Teachers, Administrators Form Anti-Racism Book Clubs

Date:

Share post:

Dr. Christopher Tamburro has taught history and criminal justice at Verona High School for more than a decade, often, he says, teaching on controversial issues. He is also president of Verona’s teachers’ union, the Verona Education Association. Last month, he and several other school teachers came together to set up a book club for teachers to read and reflect on racial justice issues.

The teachers will be reading Ibram X. Kendi’s book “How To Be An Anti-Racist,” which is at or near the top of several major national booklists now. Participation is voluntary, but substantial Tamburro says, and the VEA will be paying for the books, which it was able to obtain at a discount. “We have a talented and committed faculty who are looking for professional growth,” he adds. “The more we can empower teachers, the better we can serve students.”

To serve students, the VEA hopes to extend what it is learning beyond its membership. Tamburro says that, this fall, it will be looking to have discussions around the book with students and their parents that will be facilitated by the teachers now in the club, much like the One District, One Book initiative that has been going on in Verona schools for several years. “Our goal is not to have everyone think the same,” Tamburro says. “We want debates and discussions.”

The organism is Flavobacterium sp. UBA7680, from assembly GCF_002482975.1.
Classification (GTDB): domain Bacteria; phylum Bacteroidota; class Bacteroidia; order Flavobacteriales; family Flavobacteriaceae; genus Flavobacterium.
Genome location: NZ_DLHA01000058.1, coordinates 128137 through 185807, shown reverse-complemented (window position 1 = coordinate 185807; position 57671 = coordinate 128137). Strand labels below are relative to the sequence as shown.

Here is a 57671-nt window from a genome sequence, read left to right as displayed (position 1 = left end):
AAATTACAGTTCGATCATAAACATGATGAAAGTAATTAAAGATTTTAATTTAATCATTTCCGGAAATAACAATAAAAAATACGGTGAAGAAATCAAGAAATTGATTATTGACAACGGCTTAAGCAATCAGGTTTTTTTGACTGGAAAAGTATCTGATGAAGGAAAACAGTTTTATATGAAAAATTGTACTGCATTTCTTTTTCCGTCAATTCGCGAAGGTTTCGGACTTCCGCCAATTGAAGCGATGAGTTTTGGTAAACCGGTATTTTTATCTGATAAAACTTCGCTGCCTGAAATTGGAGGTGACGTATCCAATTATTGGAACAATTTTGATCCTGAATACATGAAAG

“The school district can teach ethics,” he adds, “but by having community involvement they can continue to be reinforced at home.”

While ten administrators will be participating in the VEA book club, several of them participated in a New Jersey State Bar Foundation virtual workshop on the book in June, and created their own anti-racism action plans. Verona’s administrators also created their own book club on diversity. They are reading “Biased: Uncovering the Hidden Prejudice That Shapes What We See, Think, and Do,” by Jennifer Eberhardt. For more about what Verona’s public schools have been doing on racial issues and their new curriculum plans, see “Race And Verona’s Curriculum.”

Both “How To Be An Anti-Racist” and “Biased: Uncovering the Hidden Prejudice That Shapes What We See, Think, and Do” are available through the Verona Public Library. For more about what Verona’s curriculum to address issues of race, see here.

Print Friendly, PDF & Email
Virginia Citrano
Virginia Citranohttps://myveronanj.com
Virginia Citrano grew up in Verona. She moved away to write and edit for The Wall Street Journal’s European edition, Institutional Investor, Crain’s New York Business and Forbes.com. Since returning to Verona, she has volunteered for school, civic and religious groups, served nine years on the Verona Environmental Commission and is now part of Sustainable Verona. She co-founded MyVeronaNJ in 2009. You can reach Virginia at [email protected].

LEAVE A REPLY

Please enter your comment!
Please enter your name here

Related articles

Morden Sets Farewell Concert For Wednesday

Max Morden is not, repeat not, retiring. He wants to make that as clear as one of his...

Real Estate: 3 New Listings, 3 Open Houses, 2 Price Changes

A single-family home, a two-family home and a condo: Three new choices in Verona real estate for a...

Senior Writing Contest: ‘The Sit In’

It has been said many times before, but it was the best of times and the worst of...

Former Police Chief To Lead Memorial Day Parade

Verona's former chief of police, Doug Huber, will be the grand marshal of this year's Memorial Day parade.Huber...